WASHINGTON, DC — The creation of the George W. Bush Presidential Library hit yet another snag this week, when Montana refused to issue a building permit. This makes it the seventh state – after Utah, Oklahoma, Missouri, Virginia, West Virginia and Florida — to reject the President’s proposed home for his administration’s legacy.
“We couldn’t wait to get rid of him after eight years,” said a spokesperson for Montana’s Office of Public Works, who asked to remain anonymous. “Why would we want a permanent reminder of his failed presidency in our backyard?”
In a conciliatory gesture, the Montana Senate voted to rename a landfill after the president, but rescinded the legislation after workers in the sanitation department threatened to walk out.
“Montanans can live without a presidential library,” said a legislative aide, “but they need a place for their trash.”
The Bush team’s alternate plan to build the library on foreign soil has met with equally disappointing results. Representatives for Kuwait have turned down requests from the administration to purchase real estate anywhere within its borders, as have Namibia, Pakistan, Great Britain, Lebanon, Greece, Holland, Bosnia, Zimbabwe and Taiwan.
Fearing a White House request might be forthcoming, the Palestinians have pleaded with Israel to quickly rebuild their settlements on all occupied territories. “This way,” explained Palestinian president Mahmoud Abbas, “we can say to President Bush, ‘We simply have no room for such a building.'”
The President said if a suitable location cannot be obtained, he will seek permission to share floor space in the library of his father, former President George Herbert Walker Bush, located on the West Campus of Texas A&M University. In an Op-Ed piece in the New York Times, the 41st president expressed his reluctance, stating that it would be confusing to have a “double Bush library.”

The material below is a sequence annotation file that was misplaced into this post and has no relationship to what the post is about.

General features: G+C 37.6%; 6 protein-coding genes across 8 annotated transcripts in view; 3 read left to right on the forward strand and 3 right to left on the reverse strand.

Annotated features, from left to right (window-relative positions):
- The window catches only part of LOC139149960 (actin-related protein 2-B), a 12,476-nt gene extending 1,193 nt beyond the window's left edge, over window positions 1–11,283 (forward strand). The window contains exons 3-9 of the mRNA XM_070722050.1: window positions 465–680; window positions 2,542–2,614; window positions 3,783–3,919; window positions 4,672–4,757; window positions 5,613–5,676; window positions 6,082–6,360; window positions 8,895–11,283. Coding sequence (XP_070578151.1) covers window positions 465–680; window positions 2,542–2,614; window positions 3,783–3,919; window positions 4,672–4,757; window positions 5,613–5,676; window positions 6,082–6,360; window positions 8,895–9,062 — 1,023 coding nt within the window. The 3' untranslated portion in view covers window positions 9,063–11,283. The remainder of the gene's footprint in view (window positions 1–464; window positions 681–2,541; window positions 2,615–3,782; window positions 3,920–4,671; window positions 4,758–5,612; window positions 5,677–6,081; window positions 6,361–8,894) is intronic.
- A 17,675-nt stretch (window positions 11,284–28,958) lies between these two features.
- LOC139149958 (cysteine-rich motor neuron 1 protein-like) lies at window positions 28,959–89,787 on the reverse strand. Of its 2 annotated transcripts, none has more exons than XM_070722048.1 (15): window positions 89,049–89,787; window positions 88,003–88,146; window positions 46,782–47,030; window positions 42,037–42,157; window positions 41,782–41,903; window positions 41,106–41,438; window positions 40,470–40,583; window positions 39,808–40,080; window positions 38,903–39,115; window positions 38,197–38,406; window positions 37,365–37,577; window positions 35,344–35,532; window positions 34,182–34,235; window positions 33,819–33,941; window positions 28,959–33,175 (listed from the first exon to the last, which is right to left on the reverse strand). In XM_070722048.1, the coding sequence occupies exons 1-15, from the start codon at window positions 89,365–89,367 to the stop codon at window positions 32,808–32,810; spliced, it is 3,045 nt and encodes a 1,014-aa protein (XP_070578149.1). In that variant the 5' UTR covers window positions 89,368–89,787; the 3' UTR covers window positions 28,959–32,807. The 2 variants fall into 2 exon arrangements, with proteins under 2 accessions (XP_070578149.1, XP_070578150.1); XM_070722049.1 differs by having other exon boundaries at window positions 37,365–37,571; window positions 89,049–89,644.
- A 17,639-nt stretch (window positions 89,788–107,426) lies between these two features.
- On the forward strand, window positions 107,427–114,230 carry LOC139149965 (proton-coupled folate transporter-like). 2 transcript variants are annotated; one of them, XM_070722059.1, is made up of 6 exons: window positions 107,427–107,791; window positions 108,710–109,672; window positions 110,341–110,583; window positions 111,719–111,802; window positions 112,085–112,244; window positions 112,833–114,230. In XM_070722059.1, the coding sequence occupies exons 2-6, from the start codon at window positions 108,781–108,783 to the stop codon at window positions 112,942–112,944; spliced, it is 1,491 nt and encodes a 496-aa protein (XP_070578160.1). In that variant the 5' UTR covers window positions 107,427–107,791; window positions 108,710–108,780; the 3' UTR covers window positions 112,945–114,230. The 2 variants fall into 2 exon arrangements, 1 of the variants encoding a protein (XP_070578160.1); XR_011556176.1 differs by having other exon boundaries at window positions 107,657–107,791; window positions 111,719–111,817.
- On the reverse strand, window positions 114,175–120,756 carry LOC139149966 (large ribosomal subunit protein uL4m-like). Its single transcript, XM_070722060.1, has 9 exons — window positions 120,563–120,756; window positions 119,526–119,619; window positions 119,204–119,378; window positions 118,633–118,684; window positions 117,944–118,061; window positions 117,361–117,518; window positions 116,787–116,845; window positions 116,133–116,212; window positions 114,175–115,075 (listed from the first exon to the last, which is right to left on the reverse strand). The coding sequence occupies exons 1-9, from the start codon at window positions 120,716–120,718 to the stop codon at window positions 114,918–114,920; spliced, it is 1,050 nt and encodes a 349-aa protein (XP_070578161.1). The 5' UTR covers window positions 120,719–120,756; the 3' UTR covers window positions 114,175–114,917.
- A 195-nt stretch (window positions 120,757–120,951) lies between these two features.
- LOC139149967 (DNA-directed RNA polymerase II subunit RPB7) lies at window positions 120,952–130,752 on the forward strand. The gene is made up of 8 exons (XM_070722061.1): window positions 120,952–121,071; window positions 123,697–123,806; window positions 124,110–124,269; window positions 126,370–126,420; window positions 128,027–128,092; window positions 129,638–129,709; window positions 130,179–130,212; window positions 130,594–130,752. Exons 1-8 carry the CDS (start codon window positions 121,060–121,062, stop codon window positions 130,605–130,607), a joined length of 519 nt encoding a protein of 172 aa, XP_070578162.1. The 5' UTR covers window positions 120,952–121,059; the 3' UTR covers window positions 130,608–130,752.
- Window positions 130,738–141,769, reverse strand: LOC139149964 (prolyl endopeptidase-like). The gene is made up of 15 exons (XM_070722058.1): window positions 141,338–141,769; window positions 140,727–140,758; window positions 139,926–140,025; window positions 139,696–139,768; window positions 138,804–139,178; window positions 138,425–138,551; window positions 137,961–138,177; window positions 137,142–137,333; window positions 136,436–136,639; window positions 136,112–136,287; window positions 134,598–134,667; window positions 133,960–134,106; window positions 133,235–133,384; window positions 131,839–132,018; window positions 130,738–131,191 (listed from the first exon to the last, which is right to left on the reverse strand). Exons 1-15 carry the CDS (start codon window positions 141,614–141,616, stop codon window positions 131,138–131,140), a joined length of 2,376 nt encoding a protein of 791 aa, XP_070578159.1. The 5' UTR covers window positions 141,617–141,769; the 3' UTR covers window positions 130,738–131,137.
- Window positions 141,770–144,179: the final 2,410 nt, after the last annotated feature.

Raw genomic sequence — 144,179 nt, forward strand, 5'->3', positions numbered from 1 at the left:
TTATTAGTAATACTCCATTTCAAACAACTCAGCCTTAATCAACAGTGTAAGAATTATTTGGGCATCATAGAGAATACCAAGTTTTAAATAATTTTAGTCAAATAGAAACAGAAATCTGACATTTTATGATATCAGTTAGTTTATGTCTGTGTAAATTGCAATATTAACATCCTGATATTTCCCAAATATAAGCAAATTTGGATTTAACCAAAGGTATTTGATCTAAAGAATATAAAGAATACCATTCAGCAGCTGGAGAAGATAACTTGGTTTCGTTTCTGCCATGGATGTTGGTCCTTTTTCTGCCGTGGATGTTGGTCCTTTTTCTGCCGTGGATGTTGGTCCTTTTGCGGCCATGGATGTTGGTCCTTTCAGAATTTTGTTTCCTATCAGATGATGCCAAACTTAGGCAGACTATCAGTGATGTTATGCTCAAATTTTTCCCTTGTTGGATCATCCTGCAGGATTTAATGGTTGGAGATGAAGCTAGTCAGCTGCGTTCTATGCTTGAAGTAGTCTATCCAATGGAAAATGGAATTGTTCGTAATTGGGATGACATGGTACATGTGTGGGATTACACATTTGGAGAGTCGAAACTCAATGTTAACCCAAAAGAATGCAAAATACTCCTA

“For example,” wrote the senior Bush, “people might think that he was the one who served as Ambassador to the United Nations, or that I was the one who let those people in New Orleans suffer needlessly.” He added, “A word of advice: If you want your son to follow in your footsteps, give him a different name.”
NASA has chimed in as an unlikely champion of the project, saying they would relish the opportunity to construct the Bush library as a test facility on Mars, making it the first structure built in the noxious and unbreathable atmosphere of the red planet. “We’d love to see the president cut the ribbon on opening day,” said an assistant NASA administrator. “We’ll even provide the transportation.”